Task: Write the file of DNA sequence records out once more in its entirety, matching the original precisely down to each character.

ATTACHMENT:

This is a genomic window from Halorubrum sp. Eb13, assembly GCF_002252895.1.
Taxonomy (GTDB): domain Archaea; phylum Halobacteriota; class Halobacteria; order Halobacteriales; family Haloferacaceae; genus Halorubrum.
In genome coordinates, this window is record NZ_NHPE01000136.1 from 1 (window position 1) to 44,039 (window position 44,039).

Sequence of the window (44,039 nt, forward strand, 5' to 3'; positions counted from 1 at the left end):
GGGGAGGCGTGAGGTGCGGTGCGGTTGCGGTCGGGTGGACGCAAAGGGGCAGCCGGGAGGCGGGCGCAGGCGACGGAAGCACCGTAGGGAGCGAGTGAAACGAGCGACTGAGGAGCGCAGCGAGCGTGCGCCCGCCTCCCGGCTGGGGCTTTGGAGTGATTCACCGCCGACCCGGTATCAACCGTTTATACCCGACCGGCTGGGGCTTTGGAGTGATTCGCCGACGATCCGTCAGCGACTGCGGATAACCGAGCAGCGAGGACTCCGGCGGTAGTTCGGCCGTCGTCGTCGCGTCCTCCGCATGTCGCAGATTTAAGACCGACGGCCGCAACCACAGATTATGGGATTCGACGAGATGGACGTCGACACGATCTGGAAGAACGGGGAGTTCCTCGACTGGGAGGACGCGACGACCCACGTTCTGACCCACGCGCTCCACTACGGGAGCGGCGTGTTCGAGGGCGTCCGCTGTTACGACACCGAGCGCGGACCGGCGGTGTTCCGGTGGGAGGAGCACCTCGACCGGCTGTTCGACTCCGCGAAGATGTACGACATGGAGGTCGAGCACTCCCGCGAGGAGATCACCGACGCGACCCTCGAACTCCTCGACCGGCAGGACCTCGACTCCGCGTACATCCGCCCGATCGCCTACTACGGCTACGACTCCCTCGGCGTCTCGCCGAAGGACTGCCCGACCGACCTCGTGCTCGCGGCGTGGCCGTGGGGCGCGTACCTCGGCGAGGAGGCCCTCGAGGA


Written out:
This is a genomic window from Halorubrum sp. Eb13, assembly GCF_002252895.1.
Taxonomy (GTDB): domain Archaea; phylum Halobacteriota; class Halobacteria; order Halobacteriales; family Haloferacaceae; genus Halorubrum.
In genome coordinates, this window is record NZ_NHPE01000136.1 from 1 (window position 1) to 44,039 (window position 44,039).

Sequence of the window (44,039 nt, forward strand, 5' to 3'; positions counted from 1 at the left end):
GGGGAGGCGTGAGGTGCGGTGCGGTTGCGGTCGGGTGGACGCAAAGGGGCAGCCGGGAGGCGGGCGCAGGCGACGGAAGCACCGTAGGGAGCGAGTGAAACGAGCGACTGAGGAGCGCAGCGAGCGTGCGCCCGCCTCCCGGCTGGGGCTTTGGAGTGATTCACCGCCGACCCGGTATCAACCGTTTATACCCGACCGGCTGGGGCTTTGGAGTGATTCGCCGACGATCCGTCAGCGACTGCGGATAACCGAGCAGCGAGGACTCCGGCGGTAGTTCGGCCGTCGTCGTCGCGTCCTCCGCATGTCGCAGATTTAAGACCGACGGCCGCAACCACAGATTATGGGATTCGACGAGATGGACGTCGACACGATCTGGAAGAACGGGGAGTTCCTCGACTGGGAGGACGCGACGACCCACGTTCTGACCCACGCGCTCCACTACGGGAGCGGCGTGTTCGAGGGCGTCCGCTGTTACGACACCGAGCGCGGACCGGCGGTGTTCCGGTGGGAGGAGCACCTCGACCGGCTGTTCGACTCCGCGAAGATGTACGACATGGAGGTCGAGCACTCCCGCGAGGAGATCACCGACGCGACCCTCGAACTCCTCGACCGGCAGGACCTCGACTCCGCGTACATCCGCCCGATCGCCTACTACGGCTACGACTCCCTCGGCGTCTCGCCGAAGGACTGCCCGACCGACCTCGTGCTCGCGGCGTGGCCGTGGGGCGCGTACCTCGGCGAGGAGGCCCTCGAGGA